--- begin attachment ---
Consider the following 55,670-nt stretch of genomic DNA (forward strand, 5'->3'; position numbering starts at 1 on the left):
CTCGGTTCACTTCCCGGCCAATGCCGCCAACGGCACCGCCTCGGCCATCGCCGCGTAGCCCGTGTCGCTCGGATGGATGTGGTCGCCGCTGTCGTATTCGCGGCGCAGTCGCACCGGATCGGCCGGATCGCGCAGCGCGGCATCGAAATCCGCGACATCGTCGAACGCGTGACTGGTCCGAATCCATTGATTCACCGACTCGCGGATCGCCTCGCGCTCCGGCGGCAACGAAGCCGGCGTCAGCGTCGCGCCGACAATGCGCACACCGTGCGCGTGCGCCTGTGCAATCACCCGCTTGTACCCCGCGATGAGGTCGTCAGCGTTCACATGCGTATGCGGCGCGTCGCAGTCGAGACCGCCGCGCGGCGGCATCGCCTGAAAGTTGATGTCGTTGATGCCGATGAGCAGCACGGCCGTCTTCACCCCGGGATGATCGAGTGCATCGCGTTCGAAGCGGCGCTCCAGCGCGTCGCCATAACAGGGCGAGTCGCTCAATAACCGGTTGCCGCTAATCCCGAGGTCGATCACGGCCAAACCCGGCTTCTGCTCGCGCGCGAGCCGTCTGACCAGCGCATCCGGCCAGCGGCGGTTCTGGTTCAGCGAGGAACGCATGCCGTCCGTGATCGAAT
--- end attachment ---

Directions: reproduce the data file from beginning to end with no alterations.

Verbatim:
Consider the following 55,670-nt stretch of genomic DNA (forward strand, 5'->3'; position numbering starts at 1 on the left):
CTCGGTTCACTTCCCGGCCAATGCCGCCAACGGCACCGCCTCGGCCATCGCCGCGTAGCCCGTGTCGCTCGGATGGATGTGGTCGCCGCTGTCGTATTCGCGGCGCAGTCGCACCGGATCGGCCGGATCGCGCAGCGCGGCATCGAAATCCGCGACATCGTCGAACGCGTGACTGGTCCGAATCCATTGATTCACCGACTCGCGGATCGCCTCGCGCTCCGGCGGCAACGAAGCCGGCGTCAGCGTCGCGCCGACAATGCGCACACCGTGCGCGTGCGCCTGTGCAATCACCCGCTTGTACCCCGCGATGAGGTCGTCAGCGTTCACATGCGTATGCGGCGCGTCGCAGTCGAGACCGCCGCGCGGCGGCATCGCCTGAAAGTTGATGTCGTTGATGCCGATGAGCAGCACGGCCGTCTTCACCCCGGGATGATCGAGTGCATCGCGTTCGAAGCGGCGCTCCAGCGCGTCGCCATAACAGGGCGAGTCGCTCAATAACCGGTTGCCGCTAATCCCGAGGTCGATCACGGCCAAACCCGGCTTCTGCTCGCGCGCGAGCCGTCTGACCAGCGCATCCGGCCAGCGGCGGTTCTGGTTCAGCGAGGAACGCATGCCGTCCGTGATCGAAT